Revealed: The True Extent of the UK Housing Gap
The figures are in and are once again painting an unfortunate picture for potential first-time buyers across the UK. Already in the grips of a full-blown housing crisis, research suggests that the scale of the housing shortage in the UK will continue to grow indefinitely as the population swells.
The housing gap – calculated by way of the difference between the number of homes needed to satisfy demand and available housing inventory – has now surpassed a million homes.
That’s according to a new study carried out by the BBC, which suggests that the UK’s lucrative private property lettings market is at least partially to blame for the deficit.
An Escalating Housing Crisis
Analysts and economists had been predicting for some time that the UK was on the verge of becoming a ‘nation of renters’. Now, with an affordable housing deficit in the region of 1.2 million homes, the extent of the gap is taking a serious toll on both the finances and the wellbeing of an entire nation.
Having recently polled approximately 2,000 adults across the UK, the Affordable Housing Commission concluded that around 13% of people are experiencing mental health issues due to their housing situation. Within the demographic considered to be living in unaffordable housing – accommodation costing at least a third of their total income – more than 25% said their psychological health was suffering.
This amounts to millions of people across the UK, for whom everyday life and wellbeing are being adversely affected by the housing crisis.
No Easy Answer
Once again, the shortage of affordable housing in the UK is playing directly into the hands of private landlords across the country. The sparser the inventory, the easier it becomes for private landlords to charge elevated rents and grow their revenues.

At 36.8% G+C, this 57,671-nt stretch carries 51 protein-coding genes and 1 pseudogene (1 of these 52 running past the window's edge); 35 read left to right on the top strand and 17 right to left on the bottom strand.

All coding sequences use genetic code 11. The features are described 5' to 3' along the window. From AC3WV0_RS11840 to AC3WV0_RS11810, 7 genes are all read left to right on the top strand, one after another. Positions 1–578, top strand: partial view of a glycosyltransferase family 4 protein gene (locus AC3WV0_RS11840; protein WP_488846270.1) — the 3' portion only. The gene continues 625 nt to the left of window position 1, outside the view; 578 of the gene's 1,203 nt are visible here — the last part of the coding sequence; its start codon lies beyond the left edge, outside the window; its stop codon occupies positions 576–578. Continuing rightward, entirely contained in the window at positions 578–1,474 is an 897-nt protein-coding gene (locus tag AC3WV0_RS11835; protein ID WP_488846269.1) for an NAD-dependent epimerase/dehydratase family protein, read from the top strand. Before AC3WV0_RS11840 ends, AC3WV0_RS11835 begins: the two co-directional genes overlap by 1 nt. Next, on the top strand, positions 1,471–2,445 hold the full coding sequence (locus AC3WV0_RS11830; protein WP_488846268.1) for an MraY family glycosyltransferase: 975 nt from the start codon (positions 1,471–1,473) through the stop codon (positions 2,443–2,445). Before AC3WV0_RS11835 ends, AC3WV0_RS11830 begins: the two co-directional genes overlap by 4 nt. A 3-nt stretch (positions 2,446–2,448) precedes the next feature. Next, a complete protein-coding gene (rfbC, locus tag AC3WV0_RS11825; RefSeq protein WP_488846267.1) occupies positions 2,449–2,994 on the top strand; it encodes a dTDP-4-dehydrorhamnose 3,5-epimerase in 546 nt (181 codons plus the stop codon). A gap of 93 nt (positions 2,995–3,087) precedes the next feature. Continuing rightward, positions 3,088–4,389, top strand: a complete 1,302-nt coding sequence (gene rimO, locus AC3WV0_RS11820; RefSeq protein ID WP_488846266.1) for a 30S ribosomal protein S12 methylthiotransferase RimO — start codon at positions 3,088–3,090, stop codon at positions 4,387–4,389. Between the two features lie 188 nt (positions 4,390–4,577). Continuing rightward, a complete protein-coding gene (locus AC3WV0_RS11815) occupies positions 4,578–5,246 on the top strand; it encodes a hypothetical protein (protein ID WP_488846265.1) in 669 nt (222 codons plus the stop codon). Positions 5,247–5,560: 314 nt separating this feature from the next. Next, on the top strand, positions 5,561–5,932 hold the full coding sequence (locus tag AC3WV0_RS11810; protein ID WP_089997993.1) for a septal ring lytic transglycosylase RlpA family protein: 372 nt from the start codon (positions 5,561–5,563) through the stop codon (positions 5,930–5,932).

Even so, the fact that the UK needs at least 1.2 million more homes to bridge the gap means there is no quick or easy answer to the issue.
In fact, experts believe that based on current home building initiatives and annual targets, it will take a minimum of 15 years to bridge the current gap. Though this does not necessarily take into account inflation and total population growth during this time.
Meanwhile, the latest figures from the Affordable Housing Association suggest that at least 50% of 18 to 24 year olds still live with their families. More alarmingly, almost 20% of 25 to 34 year olds still live at home, primarily due to the inability to afford their own accommodation.
Pressure is building on the government, though the Ministry of Housing, Communities and Local Government remains adamant that improvements are being made.
“Since 2010 this government has delivered over 464,000 new affordable homes, including 114,000 social homes. In addition to this, the social housing waiting list has decreased by 40% since 2012,” a spokesperson commented.
“Last year we delivered more homes than any year in the last 30 years and have committed to delivering a million more in this parliament,”
“We have also abolished the council borrowing cap so local authorities are able to continue to build more social homes, giving families the chance to find somewhere that is safe and secure.”